Eggs are often hailed as the ‘perfect food’ from a nutritional point of view. They certainly bring a lot to the table in terms of vitamins, minerals, protein and healthy fats. However, for many of us, eating eggs isn’t an option. Read on to find out how you can benefit from the nutritional profile of eggs when your diet is egg-free.
This essential nutrient is important for overall health, and particularly important for liver and brain function. While egg yolks are a particularly rich source, you can find choline in milk, soy flour, quinoa and wheat germ. Other sources include beef, cod, salmon and chicken liver.
These antioxidants are known for boosting vision and helping to protect the eyes from macular degeneration.1 Green leafy vegetables such as kale and spinach, are excellent non-egg sources, as are Swiss chard, pumpkin and corn.
This mineral works with antioxidants to help protect your cells. It’s also vital for metabolism and thyroid health, as well as promoting good cardiovascular and reproductive health. Find selenium in Brazil nuts, cottage cheese, brown rice and whole wheat bread.
This vitamin helps the formation of red blood cells and helps avoid anaemia. Sources aside from eggs includes green leafy vegetables such as spinach, kale, sprouts and broccoli, as well as beans and legumes and wholegrain foods.2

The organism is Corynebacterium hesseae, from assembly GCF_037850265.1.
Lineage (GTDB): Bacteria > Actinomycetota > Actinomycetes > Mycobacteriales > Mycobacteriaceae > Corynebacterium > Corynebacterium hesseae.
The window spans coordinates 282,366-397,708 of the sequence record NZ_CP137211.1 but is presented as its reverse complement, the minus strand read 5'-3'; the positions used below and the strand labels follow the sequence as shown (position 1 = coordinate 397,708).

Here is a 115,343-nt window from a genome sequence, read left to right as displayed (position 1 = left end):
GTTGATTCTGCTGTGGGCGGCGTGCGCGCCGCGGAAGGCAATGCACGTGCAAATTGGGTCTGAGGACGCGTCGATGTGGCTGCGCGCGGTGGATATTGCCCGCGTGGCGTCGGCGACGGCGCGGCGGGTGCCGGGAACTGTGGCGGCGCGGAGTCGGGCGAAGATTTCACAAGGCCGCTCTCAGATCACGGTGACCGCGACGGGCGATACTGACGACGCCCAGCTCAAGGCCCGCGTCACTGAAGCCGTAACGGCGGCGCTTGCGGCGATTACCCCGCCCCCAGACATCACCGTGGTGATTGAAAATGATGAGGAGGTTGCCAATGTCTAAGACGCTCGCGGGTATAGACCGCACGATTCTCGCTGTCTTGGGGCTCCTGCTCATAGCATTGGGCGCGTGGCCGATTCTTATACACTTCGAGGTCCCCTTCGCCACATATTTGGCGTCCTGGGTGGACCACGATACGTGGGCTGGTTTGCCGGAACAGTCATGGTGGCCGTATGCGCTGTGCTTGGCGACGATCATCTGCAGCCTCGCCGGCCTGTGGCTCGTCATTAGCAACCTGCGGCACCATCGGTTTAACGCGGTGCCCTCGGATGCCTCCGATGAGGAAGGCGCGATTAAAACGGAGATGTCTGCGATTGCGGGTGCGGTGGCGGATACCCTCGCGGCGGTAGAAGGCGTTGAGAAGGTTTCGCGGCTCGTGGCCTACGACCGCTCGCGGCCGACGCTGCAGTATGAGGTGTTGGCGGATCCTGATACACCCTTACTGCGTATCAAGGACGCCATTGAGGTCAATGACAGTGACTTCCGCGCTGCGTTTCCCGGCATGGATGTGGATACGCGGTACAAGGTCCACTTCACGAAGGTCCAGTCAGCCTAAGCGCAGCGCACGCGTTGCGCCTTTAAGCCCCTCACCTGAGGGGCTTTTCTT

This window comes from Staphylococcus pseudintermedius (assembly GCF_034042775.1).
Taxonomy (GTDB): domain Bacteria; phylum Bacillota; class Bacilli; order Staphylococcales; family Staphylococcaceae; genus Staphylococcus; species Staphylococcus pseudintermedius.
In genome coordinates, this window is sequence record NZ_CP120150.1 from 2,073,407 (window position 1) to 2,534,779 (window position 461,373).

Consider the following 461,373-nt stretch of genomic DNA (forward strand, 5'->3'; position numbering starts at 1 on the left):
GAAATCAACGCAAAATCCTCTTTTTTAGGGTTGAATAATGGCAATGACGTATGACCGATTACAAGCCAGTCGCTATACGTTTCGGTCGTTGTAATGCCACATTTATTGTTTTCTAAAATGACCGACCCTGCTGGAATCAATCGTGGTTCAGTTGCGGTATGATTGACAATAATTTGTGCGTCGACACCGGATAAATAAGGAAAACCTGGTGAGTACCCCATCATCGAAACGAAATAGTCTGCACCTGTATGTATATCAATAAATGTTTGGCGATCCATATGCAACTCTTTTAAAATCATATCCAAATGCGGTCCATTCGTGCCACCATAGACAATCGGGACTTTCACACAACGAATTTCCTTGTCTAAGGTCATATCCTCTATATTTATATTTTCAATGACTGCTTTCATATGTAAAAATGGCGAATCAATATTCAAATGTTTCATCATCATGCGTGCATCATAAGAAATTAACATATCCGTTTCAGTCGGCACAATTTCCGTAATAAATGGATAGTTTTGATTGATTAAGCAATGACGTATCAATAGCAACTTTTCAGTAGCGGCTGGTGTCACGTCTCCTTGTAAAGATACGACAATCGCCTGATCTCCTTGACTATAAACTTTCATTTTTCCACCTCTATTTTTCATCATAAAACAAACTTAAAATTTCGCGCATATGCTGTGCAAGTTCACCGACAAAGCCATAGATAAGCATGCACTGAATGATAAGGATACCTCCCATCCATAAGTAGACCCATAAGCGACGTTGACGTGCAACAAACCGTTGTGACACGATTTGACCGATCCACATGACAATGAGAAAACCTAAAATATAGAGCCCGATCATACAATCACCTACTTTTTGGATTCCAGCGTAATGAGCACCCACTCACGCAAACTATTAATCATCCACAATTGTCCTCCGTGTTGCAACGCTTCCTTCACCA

In eggs, vitamin A comes in pure form, which is also known as retinol. However, you can also find this form of vitamin A in cheese, milk and yoghurt. Vitamin A from vegetables comes in the form of beta-carotene, which is converted to vitamin A in the body and is found in sweet potatoes, peppers, spinach, as well as yellow fruits such as mango. 3
This essential nutrient is responsible for many functions including building healthy tissues and skin. Eggs and meat have a good amount of protein- but don’t worry! So do pulses- but make sure it’s a ‘complete’protein- which means a protein which offers a balance of amino acids. Add rice to beans or lentils to make your egg-free protein complete.
This essential fatty acid is vital for the health of your joints, brain and heart. Sources include flax seeds, algae, chia seeds, and leafy greens.
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